THE COSTS OF MOTOR VEHICLE INJURIES

This paper describes the results of a report to Congress, "Cost of Injury in the United States" (October 1989). The research for this report, funded by the National Highway Safety Administration, Office of Research and Development, was performed by the Institute for Health and Aging, University of California, San Francisco, under the direction of Dorothy P. Rice; and the Injury Prevention Center, The Johns Hopkins University, under the direction of Ellen J. MacKenzie. The report documents the costs and incidence of injury for 1985 by cause, age, and gender. The causes of injury identified were motor vehicle accidents, falls, firearms, poisonings, fires and burns, drownings, and other causes. The author focuses on the findings for motor vehicle injuries, comparing these with other causes of injury. The total lifetime cost of injury from all causes was $158 billion in 1985, with motor vehicles - single most costly category - accounting for $49 billion. Motor vehicle fatalities represented 35 percent of total injury fatalities, 22 percent of hospitalized injuries, and 9 percent of non-hospitalized injuries.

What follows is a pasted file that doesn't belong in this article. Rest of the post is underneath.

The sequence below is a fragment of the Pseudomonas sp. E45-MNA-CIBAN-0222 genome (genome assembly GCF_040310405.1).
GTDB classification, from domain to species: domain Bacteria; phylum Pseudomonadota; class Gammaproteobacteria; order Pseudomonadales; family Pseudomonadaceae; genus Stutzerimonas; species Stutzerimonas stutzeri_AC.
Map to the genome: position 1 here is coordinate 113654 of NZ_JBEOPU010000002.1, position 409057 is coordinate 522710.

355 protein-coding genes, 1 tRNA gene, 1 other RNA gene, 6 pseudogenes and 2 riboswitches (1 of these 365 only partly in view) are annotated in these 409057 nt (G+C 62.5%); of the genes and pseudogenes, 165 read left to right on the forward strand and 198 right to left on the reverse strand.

• Corporate Authors:

    Government Printing Office

    Superintendent of Documents
    Washington, DC  United States  20402-9325
  • Authors:
    • FAIGIN, B M
  • Publication Date: 1991-8

Media Info

  • Features: Figures; References; Tables;
  • Pagination: p. 2-10
  • Serial:
    • AUTO & TRAFFIC SAFETY
    • Volume: 1
    • Issue Number: 1
    • Publisher: National Highway Traffic Safety Administration

Subject/Index Terms

Filing Info

  • Accession Number: 00619127
  • Record Type: Publication
  • Files: TRIS, USDOT
  • Created Date: Feb 29 1992 12:00AM